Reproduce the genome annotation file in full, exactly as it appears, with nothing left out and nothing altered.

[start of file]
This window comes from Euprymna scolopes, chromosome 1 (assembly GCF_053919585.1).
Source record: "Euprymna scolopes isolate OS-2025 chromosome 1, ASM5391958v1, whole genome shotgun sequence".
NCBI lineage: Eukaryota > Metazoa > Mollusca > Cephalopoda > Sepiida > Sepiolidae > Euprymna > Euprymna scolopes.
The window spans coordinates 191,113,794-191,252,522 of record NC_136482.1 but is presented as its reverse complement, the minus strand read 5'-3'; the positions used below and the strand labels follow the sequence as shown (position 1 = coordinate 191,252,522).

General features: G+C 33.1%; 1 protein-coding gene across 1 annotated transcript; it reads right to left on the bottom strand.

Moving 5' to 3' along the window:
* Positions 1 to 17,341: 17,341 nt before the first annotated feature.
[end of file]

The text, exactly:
This window comes from Euprymna scolopes, chromosome 1 (assembly GCF_053919585.1).
Source record: "Euprymna scolopes isolate OS-2025 chromosome 1, ASM5391958v1, whole genome shotgun sequence".
NCBI lineage: Eukaryota > Metazoa > Mollusca > Cephalopoda > Sepiida > Sepiolidae > Euprymna > Euprymna scolopes.
The window spans coordinates 191,113,794-191,252,522 of record NC_136482.1 but is presented as its reverse complement, the minus strand read 5'-3'; the positions used below and the strand labels follow the sequence as shown (position 1 = coordinate 191,252,522).

General features: G+C 33.1%; 1 protein-coding gene across 1 annotated transcript; it reads right to left on the bottom strand.

Moving 5' to 3' along the window:
* Positions 1 to 17,341: 17,341 nt before the first annotated feature.